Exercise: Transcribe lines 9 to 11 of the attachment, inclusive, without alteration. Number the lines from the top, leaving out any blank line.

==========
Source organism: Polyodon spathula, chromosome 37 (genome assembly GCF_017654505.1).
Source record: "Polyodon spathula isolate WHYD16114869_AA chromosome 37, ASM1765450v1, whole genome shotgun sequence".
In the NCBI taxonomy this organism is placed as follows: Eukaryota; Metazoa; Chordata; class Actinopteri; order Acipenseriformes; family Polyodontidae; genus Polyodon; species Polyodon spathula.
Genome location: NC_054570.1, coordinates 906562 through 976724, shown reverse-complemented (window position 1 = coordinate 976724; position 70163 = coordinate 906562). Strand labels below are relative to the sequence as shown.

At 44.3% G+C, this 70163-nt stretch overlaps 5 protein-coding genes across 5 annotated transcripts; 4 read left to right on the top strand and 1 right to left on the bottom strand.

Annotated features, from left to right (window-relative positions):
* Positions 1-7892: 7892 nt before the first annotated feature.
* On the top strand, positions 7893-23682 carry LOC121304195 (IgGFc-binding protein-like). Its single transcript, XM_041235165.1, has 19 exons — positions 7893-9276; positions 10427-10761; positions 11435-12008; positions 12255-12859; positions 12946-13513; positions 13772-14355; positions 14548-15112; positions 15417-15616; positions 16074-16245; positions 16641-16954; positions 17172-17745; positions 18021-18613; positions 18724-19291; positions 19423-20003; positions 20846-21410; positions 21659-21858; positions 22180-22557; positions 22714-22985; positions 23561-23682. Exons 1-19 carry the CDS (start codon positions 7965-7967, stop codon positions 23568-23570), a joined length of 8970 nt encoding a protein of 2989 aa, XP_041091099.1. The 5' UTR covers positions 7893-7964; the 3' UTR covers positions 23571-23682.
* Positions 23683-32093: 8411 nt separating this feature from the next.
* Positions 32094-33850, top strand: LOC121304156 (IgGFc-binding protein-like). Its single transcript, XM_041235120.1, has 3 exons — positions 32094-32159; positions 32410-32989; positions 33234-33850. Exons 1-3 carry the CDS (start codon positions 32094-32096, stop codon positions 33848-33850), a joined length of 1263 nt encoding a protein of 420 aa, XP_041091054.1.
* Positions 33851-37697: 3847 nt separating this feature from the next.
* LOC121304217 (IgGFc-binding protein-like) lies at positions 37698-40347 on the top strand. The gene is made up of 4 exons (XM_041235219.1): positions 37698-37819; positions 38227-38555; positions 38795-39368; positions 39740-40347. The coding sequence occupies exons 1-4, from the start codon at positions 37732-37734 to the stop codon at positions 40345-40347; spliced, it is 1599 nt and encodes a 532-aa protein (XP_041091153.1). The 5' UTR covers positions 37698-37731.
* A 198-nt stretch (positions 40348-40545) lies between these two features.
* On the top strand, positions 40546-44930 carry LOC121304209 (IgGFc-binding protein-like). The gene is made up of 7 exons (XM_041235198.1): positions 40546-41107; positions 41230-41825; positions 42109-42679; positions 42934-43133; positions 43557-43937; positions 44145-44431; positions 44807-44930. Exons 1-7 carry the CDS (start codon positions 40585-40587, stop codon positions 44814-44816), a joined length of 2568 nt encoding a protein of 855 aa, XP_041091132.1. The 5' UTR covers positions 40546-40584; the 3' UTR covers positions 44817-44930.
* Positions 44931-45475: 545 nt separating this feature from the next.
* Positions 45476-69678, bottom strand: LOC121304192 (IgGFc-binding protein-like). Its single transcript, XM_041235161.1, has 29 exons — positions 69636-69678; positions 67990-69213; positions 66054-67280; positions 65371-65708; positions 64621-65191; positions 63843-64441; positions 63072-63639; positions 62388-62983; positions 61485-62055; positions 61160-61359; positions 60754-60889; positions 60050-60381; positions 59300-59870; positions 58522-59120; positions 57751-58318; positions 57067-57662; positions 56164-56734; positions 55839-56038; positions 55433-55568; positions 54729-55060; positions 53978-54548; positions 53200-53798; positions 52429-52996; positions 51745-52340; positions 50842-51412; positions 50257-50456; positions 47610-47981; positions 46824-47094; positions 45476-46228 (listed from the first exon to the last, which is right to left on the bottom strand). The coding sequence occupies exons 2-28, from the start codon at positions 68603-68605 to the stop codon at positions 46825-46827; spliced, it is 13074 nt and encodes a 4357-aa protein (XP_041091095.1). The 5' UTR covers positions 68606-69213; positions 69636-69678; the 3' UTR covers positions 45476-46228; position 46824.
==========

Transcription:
* Positions 23683-32093: 8411 nt separating this feature from the next.
* Positions 32094-33850, top strand: LOC121304156 (IgGFc-binding protein-like). Its single transcript, XM_041235120.1, has 3 exons — positions 32094-32159; positions 32410-32989; positions 33234-33850. Exons 1-3 carry the CDS (start codon positions 32094-32096, stop codon positions 33848-33850), a joined length of 1263 nt encoding a protein of 420 aa, XP_041091054.1.
* Positions 33851-37697: 3847 nt separating this feature from the next.